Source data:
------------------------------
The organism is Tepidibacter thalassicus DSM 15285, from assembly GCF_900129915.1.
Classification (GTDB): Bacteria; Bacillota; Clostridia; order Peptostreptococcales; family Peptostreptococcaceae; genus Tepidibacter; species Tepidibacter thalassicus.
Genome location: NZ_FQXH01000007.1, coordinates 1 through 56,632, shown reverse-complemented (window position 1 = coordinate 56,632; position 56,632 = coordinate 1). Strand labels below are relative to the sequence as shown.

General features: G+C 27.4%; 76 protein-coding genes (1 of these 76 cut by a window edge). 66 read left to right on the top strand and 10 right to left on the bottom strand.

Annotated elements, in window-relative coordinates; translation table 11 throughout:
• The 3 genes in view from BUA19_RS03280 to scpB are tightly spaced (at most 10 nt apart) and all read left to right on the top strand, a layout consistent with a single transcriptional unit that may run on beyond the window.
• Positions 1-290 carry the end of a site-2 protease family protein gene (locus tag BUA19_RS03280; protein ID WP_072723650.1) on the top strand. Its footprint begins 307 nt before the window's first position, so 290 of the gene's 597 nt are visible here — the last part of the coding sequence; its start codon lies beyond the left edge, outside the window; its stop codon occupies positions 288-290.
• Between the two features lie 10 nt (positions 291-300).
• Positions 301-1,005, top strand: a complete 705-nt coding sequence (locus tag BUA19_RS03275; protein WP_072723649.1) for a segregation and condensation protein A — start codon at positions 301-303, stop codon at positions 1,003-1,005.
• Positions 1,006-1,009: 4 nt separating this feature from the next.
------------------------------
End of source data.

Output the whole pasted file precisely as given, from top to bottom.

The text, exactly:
The organism is Tepidibacter thalassicus DSM 15285, from assembly GCF_900129915.1.
Classification (GTDB): Bacteria; Bacillota; Clostridia; order Peptostreptococcales; family Peptostreptococcaceae; genus Tepidibacter; species Tepidibacter thalassicus.
Genome location: NZ_FQXH01000007.1, coordinates 1 through 56,632, shown reverse-complemented (window position 1 = coordinate 56,632; position 56,632 = coordinate 1). Strand labels below are relative to the sequence as shown.

General features: G+C 27.4%; 76 protein-coding genes (1 of these 76 cut by a window edge). 66 read left to right on the top strand and 10 right to left on the bottom strand.

Annotated elements, in window-relative coordinates; translation table 11 throughout:
• The 3 genes in view from BUA19_RS03280 to scpB are tightly spaced (at most 10 nt apart) and all read left to right on the top strand, a layout consistent with a single transcriptional unit that may run on beyond the window.
• Positions 1-290 carry the end of a site-2 protease family protein gene (locus tag BUA19_RS03280; protein ID WP_072723650.1) on the top strand. Its footprint begins 307 nt before the window's first position, so 290 of the gene's 597 nt are visible here — the last part of the coding sequence; its start codon lies beyond the left edge, outside the window; its stop codon occupies positions 288-290.
• Between the two features lie 10 nt (positions 291-300).
• Positions 301-1,005, top strand: a complete 705-nt coding sequence (locus tag BUA19_RS03275; protein WP_072723649.1) for a segregation and condensation protein A — start codon at positions 301-303, stop codon at positions 1,003-1,005.
• Positions 1,006-1,009: 4 nt separating this feature from the next.